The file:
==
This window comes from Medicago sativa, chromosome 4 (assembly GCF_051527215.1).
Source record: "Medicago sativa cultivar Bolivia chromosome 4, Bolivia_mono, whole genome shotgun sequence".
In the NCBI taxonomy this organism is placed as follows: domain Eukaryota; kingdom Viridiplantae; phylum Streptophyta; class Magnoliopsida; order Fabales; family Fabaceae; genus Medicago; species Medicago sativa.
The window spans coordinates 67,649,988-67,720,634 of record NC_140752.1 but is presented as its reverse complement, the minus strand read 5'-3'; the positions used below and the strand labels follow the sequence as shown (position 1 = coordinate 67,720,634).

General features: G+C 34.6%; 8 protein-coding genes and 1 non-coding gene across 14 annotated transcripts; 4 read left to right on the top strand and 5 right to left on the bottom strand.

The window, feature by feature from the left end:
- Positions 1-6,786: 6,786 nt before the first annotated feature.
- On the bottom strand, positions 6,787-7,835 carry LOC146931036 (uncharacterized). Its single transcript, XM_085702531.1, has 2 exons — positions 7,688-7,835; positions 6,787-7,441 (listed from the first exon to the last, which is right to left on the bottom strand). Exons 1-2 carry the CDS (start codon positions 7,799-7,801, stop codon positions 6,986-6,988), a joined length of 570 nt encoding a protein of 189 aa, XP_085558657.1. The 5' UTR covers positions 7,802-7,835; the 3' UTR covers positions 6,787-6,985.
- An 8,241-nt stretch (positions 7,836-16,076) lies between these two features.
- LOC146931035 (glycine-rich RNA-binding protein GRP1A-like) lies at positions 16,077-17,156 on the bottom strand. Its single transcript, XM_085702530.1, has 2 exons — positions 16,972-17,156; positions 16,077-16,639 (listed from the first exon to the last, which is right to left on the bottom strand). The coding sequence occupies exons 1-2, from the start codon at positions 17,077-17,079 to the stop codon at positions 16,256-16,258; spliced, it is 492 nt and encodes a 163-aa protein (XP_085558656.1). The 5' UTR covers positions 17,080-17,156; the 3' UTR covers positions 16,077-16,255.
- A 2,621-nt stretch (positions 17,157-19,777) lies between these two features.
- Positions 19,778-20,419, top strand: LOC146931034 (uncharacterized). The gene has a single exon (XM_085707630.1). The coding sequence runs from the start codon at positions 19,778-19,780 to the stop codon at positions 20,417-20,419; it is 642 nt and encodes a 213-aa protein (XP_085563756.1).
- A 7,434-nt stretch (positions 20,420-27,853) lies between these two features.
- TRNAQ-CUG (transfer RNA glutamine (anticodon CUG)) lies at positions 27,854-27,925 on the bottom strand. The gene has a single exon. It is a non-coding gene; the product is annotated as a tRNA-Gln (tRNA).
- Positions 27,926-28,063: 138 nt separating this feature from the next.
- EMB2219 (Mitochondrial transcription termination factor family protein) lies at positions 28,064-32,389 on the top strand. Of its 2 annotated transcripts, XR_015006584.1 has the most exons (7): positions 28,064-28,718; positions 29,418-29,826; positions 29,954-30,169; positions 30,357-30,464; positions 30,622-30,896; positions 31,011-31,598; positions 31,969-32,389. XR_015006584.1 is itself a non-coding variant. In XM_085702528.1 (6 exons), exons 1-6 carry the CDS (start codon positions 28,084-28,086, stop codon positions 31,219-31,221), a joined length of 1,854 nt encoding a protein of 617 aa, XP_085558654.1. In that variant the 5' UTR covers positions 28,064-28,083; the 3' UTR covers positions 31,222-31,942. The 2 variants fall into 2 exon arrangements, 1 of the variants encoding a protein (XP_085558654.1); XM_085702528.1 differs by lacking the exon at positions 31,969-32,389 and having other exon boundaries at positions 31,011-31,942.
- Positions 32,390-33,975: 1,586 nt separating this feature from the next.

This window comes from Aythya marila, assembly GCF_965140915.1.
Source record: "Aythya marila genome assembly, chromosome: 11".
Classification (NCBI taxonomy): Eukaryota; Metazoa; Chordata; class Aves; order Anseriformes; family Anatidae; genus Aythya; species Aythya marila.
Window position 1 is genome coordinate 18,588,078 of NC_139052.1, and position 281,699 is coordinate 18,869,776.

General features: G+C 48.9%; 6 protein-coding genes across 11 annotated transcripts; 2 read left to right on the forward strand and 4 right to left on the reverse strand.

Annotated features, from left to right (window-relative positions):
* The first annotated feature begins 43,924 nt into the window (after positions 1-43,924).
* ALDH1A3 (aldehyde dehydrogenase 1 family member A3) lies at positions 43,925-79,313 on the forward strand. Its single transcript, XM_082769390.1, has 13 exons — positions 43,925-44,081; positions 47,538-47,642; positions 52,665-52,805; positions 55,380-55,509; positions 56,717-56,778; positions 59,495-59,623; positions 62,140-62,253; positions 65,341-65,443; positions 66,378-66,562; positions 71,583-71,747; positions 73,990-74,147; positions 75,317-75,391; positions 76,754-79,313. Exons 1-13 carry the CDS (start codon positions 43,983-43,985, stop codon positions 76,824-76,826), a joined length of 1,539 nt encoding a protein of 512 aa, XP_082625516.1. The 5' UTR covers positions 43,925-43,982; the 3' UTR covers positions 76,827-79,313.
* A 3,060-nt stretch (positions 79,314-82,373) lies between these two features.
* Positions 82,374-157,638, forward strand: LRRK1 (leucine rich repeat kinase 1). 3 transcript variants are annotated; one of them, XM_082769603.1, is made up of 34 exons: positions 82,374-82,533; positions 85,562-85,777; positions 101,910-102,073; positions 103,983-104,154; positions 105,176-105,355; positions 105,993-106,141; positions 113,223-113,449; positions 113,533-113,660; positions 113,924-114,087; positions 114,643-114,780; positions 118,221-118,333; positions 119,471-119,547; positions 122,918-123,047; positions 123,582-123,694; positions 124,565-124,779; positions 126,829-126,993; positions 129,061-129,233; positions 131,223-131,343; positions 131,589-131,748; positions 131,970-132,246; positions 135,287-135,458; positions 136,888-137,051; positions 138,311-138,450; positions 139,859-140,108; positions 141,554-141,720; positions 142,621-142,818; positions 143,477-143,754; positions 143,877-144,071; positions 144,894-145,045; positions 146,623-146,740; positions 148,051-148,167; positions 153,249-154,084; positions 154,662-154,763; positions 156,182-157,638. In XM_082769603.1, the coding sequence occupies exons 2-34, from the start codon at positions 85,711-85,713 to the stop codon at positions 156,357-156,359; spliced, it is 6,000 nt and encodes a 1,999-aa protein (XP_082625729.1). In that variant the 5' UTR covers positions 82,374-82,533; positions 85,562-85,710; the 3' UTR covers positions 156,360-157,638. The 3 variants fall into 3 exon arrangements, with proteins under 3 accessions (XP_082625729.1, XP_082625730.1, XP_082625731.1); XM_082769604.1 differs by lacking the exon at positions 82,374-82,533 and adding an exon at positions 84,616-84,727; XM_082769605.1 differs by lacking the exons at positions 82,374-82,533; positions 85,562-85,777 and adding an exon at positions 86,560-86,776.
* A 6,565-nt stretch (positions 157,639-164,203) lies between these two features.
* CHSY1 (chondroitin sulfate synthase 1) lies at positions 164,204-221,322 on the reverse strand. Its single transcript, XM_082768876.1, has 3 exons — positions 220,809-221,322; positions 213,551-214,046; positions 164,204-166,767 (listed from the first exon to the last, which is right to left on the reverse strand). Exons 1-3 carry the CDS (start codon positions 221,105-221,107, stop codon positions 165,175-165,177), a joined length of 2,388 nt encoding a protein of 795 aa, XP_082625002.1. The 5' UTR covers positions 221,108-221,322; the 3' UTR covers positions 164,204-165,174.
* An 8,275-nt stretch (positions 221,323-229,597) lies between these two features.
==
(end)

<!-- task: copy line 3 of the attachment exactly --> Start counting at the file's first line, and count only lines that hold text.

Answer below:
In the NCBI taxonomy this organism is placed as follows: domain Eukaryota; kingdom Viridiplantae; phylum Streptophyta; class Magnoliopsida; order Fabales; family Fabaceae; genus Medicago; species Medicago sativa.